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Vytis Knight on Horse 5 Centai Lithuania Authentic Coin Money for Jewelry and Craft Making

Vytis Knight on Horse 5 Centai Lithuania Authentic Coin Money for Jewelry and Craft Making

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Vytis Knight on Horseback 5 Centai Lithuania Authentic Coin Charm for Jewelry and Craft Making

Obverse: The arms of Lithuania, called Vytis (featuring the charging knight), appears above the country name ("Lietuva"). Sculptor Juozas Zikaras' 1920s version of the Vytis knight -- used originally on 1920s coins -- was again adopted after Lithuania declared independence in 1990.
Lettering: LIETUVA 1991
Translation: Lithuania 1991

Reverse: The value in large font to the right of an ornament shaped like a wind vane. The central element is a leaf. On top of the ornament is a cross. On the leaf, a decorative element & the two sides have a snake. Below are two small angels blowing trumpets.
Lettering: 5 CENTAI

Issuer Lithuania
Period Republic (1990-date)
Type Standard circulation coin
Year 1991
Value 5 Centai (0.05 LTL)
Currency New litas (1993-2014)
Composition Aluminium
Weight 1.4 g
Diameter 24.4 mm
Thickness 1.35 mm
Shape Round
Technique Milled
Orientation Medal alignment ↑↑
Demonetized 1 January 2015
Number N# 3983
References KM# 87, Schön# 17

The coat of arms of Lithuania, consisting of an armor-clad knight on horseback holding a sword and shield, is also known as Vytis (pronounced ['vîːtɪs]).

The knight on horseback without a specific name was mentioned in the Tobolsk Chronicle as a symbol of Narimantas. The charging knight is depicted on the seal of Grand Duke of Lithuania Algirdas, dated 1366. The earliest coins featuring the knight come from the last quarter of the 14th century; the other side of these coins depicts the Columns of Gediminas. The emblem was handed down through the generations, from Algirdas to his son, Grand Duke Jogaila, then to Jogaila's cousin Grand Duke Vytautas and others. In the 14th century, the knight was featured on a heraldic shield, first on Jogaila's seal in 1386 or 1387, and also on the seal of Vytautas in 1401. At the Battle of Grunwald in 1410, the major victory of the united Polish–Lithuanian army against the Teutonic Order, thirty Lithuanian regiments out of the total forty were flying the "charging knight" banner.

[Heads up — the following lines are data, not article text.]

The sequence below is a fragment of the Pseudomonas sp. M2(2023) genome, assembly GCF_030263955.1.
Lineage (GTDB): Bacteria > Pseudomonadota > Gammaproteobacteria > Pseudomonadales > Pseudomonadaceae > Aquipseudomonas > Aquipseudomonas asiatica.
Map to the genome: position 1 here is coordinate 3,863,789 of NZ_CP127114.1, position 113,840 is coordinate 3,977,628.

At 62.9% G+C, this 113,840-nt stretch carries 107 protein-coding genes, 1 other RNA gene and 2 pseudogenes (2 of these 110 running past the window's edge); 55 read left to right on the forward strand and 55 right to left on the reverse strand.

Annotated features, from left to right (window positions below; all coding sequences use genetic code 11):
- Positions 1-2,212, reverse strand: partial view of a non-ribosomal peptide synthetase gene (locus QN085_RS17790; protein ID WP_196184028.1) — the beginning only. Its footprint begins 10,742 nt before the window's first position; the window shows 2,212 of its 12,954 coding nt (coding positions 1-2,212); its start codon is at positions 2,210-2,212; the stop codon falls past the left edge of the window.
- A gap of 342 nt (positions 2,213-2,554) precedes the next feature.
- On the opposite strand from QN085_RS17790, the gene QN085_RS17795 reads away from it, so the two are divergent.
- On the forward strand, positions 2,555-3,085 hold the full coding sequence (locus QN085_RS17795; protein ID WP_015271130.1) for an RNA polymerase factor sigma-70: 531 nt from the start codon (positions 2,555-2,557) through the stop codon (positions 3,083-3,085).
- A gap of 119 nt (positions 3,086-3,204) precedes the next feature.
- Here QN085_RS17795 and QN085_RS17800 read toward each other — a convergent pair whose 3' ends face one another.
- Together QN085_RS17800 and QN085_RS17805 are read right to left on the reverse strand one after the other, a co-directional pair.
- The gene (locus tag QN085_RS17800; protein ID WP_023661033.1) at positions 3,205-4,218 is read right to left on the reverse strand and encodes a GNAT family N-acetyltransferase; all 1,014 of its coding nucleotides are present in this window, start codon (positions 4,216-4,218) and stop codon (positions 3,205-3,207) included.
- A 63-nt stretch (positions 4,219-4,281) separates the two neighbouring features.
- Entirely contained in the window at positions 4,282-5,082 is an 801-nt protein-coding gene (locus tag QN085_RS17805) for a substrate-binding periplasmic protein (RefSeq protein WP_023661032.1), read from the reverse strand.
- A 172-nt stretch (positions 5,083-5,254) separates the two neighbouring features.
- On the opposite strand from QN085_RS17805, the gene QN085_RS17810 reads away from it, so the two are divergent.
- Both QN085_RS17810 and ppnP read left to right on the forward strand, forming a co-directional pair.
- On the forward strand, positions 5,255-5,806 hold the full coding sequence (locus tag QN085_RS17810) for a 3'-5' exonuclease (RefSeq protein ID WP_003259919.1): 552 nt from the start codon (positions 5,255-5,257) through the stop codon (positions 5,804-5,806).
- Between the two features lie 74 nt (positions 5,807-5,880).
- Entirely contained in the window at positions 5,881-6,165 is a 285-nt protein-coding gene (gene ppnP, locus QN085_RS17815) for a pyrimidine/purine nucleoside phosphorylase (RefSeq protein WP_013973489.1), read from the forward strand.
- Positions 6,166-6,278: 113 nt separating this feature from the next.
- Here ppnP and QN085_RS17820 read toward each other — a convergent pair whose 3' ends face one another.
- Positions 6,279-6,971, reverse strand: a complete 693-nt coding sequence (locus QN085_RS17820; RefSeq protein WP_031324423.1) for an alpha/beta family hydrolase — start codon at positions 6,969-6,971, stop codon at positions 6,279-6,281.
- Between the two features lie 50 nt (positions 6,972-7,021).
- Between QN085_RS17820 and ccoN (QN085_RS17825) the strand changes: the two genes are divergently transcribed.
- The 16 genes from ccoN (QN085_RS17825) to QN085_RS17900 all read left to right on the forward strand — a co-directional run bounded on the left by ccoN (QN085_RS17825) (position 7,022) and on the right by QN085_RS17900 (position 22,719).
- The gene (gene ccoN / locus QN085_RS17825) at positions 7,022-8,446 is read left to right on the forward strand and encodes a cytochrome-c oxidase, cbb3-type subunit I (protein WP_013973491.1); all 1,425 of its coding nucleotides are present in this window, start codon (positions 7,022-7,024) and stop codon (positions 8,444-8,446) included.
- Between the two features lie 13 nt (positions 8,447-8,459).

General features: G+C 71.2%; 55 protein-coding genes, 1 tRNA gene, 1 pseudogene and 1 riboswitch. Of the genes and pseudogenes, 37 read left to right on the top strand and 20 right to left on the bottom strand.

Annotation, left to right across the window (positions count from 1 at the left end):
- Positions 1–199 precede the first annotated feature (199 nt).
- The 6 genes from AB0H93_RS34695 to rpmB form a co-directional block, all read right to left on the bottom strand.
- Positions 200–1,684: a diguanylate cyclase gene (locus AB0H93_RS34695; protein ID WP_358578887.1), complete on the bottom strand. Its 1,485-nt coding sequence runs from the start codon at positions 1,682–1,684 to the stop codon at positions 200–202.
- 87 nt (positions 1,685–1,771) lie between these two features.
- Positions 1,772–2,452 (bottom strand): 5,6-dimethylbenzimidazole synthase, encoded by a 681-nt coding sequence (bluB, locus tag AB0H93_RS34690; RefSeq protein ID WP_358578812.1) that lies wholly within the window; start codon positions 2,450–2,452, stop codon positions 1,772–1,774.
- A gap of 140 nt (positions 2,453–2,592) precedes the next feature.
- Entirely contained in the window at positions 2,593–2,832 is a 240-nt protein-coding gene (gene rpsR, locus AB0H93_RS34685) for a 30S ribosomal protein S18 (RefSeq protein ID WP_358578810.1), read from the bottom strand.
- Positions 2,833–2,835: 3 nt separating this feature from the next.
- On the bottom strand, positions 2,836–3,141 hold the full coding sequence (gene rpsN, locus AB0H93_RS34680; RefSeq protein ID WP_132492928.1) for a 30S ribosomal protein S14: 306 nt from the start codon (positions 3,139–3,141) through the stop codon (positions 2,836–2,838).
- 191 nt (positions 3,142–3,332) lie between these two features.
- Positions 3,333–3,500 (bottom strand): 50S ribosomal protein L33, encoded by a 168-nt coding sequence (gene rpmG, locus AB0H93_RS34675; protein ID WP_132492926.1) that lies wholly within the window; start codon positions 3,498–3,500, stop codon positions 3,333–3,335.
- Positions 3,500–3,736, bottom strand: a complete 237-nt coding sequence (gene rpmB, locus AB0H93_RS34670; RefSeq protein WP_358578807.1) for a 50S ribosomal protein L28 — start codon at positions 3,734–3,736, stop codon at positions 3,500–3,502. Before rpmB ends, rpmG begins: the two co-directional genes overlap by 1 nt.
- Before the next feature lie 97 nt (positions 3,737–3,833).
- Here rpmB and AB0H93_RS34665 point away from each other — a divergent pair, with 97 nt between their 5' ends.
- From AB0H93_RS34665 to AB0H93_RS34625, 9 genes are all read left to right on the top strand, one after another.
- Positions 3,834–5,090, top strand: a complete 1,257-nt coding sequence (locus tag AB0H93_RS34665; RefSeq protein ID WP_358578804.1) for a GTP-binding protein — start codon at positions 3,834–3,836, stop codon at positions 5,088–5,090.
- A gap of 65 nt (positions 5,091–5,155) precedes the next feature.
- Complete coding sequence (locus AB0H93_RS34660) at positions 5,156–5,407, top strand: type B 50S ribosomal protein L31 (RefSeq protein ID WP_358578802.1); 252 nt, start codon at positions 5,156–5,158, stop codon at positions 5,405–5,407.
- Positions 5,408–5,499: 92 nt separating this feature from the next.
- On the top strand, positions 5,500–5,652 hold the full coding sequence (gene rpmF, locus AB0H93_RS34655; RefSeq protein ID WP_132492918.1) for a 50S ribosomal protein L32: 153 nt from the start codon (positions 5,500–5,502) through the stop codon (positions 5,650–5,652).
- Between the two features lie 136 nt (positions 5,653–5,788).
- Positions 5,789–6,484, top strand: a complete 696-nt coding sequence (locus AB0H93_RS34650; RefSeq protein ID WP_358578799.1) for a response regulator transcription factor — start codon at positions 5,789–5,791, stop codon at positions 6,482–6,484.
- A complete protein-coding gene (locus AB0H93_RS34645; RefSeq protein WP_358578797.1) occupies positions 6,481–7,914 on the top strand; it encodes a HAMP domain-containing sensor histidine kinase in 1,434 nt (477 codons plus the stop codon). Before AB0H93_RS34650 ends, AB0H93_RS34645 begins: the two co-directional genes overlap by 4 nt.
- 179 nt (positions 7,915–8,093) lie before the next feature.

At first, the charging knight was interpreted as the ruler of the country. As time passed, he became a knight who is chasing intruders out of his native country. Such an interpretation was especially popular in the 19th century, and the first half of the 20th century, when Lithuania was part of the Russian Empire and sought its independence.


Jonas Trinkūnas, the leader of neo-pagan movement Romuva, believes that in the Lithuanian mythology Vytis represents Perkūnas, a god of thunder. It is believed that the Vytis may represent Perkūnas as supreme god or Kovas who was also a war god and has been depicted as a horseman since ancient times. Gintaras Beresnevičius also points out that a white horse had a sacral meaning to Balts. These interpretations coincide with one of the interpretations of the German coat of arms, that suggests an adler being the bird of Odin, a god of war, which is commonly depicted as a horse-rider.


When Lithuania restored its independence in 1918–1920, several artists produced updated versions of the coat of arms. ...A design by Juozas Zikaras was introduced for official use on Lithuanian coins.